Anaconda would probably also be good in the data centre or in a cloud environment, where things can also get a little wild when installing software. It's probably a good choice for system administrators as well. Firstly, installed packages won't interfere with the system Python. Secondly, it allows users to create user-space deployments with their own libraries that are isolated from the central libraries. This helps with managing robustness. Standard Python will do this with the 'virtualenv' package, so there are multiple ways to achieve this goal.
Using web-based environments rather than your own installationThis is really about side-stepping the issue, rather than fixing it as such. It's not free from pitfalls, because there are still browser incompatibilities to consider. However, if your audience can't manage to have an up-to-date version of either Firefox or Chrome installed, then things are likely to be tricky. Also, up-to-date versions of Internet Explorer are also likely to work, however I haven't tested it to any degree. You'll also need to understand the local networking environment to make sure you can run a server and that attendees are going to be able to access it. You could host an ad-hoc network on your own hardware, but I'm a bit nervous about that approach.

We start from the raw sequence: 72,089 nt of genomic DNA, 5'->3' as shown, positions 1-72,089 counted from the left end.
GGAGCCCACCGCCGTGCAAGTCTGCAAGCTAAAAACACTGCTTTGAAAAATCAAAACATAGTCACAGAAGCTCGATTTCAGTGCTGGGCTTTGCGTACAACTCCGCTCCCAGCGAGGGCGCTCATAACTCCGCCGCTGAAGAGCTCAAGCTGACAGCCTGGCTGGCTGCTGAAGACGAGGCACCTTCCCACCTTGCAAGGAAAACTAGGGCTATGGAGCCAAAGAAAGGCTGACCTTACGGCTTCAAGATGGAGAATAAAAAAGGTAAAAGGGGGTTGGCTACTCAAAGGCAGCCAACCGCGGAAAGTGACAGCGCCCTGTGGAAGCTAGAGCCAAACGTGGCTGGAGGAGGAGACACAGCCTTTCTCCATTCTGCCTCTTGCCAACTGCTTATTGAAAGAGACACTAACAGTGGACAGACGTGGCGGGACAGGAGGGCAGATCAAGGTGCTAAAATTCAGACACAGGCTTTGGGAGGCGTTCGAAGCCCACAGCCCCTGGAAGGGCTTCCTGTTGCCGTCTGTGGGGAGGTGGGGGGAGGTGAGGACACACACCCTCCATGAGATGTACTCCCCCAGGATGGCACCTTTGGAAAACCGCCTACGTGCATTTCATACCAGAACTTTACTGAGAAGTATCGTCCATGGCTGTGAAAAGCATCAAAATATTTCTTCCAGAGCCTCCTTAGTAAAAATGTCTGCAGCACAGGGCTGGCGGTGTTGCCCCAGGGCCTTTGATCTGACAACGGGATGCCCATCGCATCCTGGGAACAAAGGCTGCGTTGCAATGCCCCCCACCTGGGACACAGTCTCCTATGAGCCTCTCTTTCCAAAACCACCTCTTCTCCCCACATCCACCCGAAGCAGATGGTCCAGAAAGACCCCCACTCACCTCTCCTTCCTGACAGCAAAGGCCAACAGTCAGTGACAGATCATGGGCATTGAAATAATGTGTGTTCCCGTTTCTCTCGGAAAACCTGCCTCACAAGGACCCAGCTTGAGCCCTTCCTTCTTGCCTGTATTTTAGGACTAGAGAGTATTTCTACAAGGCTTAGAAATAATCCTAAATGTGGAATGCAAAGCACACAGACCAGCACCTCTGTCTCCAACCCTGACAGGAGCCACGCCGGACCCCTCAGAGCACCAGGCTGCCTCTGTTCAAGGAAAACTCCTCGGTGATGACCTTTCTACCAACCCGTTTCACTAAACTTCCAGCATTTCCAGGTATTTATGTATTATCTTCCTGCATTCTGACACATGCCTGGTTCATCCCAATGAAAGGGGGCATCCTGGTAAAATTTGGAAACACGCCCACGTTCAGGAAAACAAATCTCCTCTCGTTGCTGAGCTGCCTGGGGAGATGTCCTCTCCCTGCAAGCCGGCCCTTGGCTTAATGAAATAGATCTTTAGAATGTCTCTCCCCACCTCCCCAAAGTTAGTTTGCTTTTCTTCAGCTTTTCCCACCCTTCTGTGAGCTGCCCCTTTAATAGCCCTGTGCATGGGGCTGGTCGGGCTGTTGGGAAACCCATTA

Perhaps, if I have some spare hardware, I'll expose something through a web server. Another alternative is to demonstrate (for example) the Kaggle scripting environment.
ConclusionsI think I have talked myself around to providing a virtual machine image via USB keys. I can build the environment on my own machine, verify exactly how it is set up, then provide something controlled to participants.
In addition, I'll supply the list of packages that are in use, so that people can install them directly onto their own system if desired. This will be particularly relevant to those looking to exploit their GPUs to the maximum.
Finally, I'll include a demo of the Kaggle scripting environment for those who don't really have an appropriate platform themselves.
I'd appreciate any comments from anyone who has run or attended tutorials who has any opinion about how best to get everyone up and running...
The MetadataService class is available on a "metadata" path and provides a single @GET method that returns the service metadata in XML format. It has the following properties which should be configured:
- String serviceAddress - The URL of the service